Finally, we recently learnt that FGF-23 may not just be a risk-predicting biomarker, but a direct and deleterious pathomechanistic link potentially causing morbidity and mortality by inducing left ventricular hypertrophy and dysfunction [ 19 ]. Although we currently have no data on sKlotho's effects on myocardial structures, the recent publication by Faul et al. [ 19 ] excluded the involvement of membrane-bound Klotho in FGF23-induced myocardial damage. In the CKD-MBD context, both this study by Komaba et al. [ 3 ] as well as our own data do not support a major role of sKlotho as an endogenous regulatory hormone and thus as an emerging biomarker in CKD when compared to the data available on FGF-23 [ 3 , 6 ]. Consequently, at the moment, FGF-23 rather than sKlotho appears to be the appropriate risk marker and potential therapeutic target for future interventional trials in CKD patients.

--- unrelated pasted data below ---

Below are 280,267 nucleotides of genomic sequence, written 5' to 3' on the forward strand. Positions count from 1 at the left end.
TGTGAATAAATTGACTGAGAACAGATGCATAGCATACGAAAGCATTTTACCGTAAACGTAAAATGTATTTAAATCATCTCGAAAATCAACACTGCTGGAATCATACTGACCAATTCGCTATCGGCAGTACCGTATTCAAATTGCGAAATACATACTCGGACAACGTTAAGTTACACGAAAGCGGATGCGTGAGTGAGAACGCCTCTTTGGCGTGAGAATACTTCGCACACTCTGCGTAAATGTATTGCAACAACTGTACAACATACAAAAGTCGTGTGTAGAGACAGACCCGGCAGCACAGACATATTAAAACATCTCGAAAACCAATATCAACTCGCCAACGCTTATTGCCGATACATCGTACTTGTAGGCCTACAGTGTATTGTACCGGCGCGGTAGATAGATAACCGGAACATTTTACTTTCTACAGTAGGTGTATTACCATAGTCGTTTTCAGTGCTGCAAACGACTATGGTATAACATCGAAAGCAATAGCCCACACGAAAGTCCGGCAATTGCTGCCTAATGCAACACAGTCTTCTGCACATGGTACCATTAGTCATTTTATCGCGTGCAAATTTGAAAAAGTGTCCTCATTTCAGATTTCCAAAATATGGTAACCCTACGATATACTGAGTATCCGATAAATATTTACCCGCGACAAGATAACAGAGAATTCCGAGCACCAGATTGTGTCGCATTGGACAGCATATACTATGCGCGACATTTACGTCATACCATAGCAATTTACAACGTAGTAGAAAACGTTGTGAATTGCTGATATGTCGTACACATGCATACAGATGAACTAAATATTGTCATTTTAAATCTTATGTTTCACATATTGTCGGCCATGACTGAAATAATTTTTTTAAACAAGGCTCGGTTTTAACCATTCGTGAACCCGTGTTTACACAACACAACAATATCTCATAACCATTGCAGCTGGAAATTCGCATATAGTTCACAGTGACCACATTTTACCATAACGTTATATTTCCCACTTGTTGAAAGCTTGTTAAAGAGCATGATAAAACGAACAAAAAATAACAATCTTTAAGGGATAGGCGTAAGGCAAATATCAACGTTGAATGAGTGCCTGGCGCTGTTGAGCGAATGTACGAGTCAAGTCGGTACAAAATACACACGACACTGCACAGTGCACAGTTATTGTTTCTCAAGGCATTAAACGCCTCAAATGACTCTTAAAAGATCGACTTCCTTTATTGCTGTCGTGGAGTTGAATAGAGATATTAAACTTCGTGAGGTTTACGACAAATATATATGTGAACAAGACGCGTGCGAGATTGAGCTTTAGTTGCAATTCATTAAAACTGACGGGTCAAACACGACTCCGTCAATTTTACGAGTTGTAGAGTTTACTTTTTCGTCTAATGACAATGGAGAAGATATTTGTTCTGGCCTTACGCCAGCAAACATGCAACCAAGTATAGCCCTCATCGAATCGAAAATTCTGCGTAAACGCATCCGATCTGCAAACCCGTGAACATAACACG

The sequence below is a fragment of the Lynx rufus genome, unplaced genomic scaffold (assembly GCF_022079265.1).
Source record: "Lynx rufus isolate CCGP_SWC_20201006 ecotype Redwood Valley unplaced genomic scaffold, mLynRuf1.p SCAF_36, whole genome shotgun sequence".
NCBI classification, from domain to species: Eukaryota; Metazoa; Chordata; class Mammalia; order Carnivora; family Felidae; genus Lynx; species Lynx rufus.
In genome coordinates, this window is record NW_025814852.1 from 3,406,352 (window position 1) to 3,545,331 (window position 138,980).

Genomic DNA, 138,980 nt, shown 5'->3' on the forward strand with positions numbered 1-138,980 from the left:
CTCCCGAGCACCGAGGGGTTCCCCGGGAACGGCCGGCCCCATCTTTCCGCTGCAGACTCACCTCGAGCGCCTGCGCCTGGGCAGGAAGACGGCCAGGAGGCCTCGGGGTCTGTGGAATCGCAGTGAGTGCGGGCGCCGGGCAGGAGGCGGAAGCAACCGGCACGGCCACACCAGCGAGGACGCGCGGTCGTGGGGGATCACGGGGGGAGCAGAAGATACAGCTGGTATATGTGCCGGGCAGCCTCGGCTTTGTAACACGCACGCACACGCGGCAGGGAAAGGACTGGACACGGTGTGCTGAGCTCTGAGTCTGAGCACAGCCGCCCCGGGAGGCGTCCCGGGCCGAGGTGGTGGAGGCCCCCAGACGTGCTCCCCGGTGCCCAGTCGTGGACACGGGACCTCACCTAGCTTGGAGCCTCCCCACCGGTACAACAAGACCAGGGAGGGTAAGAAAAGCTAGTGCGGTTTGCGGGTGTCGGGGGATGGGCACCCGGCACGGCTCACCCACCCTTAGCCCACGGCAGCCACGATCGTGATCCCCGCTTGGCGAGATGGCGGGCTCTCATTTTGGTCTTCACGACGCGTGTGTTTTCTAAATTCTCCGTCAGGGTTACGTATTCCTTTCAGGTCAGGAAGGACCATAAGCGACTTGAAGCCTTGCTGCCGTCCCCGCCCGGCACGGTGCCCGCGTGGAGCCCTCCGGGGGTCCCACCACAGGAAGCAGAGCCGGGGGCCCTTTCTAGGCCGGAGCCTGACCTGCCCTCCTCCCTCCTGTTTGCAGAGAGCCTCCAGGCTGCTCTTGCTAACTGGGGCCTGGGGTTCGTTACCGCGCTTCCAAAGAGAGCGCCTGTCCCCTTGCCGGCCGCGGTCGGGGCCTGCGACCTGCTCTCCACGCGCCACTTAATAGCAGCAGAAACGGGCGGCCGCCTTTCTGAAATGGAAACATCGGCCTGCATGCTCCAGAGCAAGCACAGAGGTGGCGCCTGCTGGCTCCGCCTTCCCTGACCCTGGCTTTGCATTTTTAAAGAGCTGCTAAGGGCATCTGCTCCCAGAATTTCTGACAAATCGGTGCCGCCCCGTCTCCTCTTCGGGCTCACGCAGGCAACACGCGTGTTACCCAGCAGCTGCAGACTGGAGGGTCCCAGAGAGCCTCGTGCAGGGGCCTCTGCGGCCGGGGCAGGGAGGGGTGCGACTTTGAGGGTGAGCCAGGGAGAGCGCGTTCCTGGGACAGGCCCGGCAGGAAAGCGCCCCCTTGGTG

Conflict of interest statement . None declared.

(See related article by Komaba et al. Effects of cinacalcet treatment on serum soluble Klotho levels in haemodialysis patients with secondary hyperparathyroidism. Nephrol Dial Transplant 2012; 27: 1967–1969 .)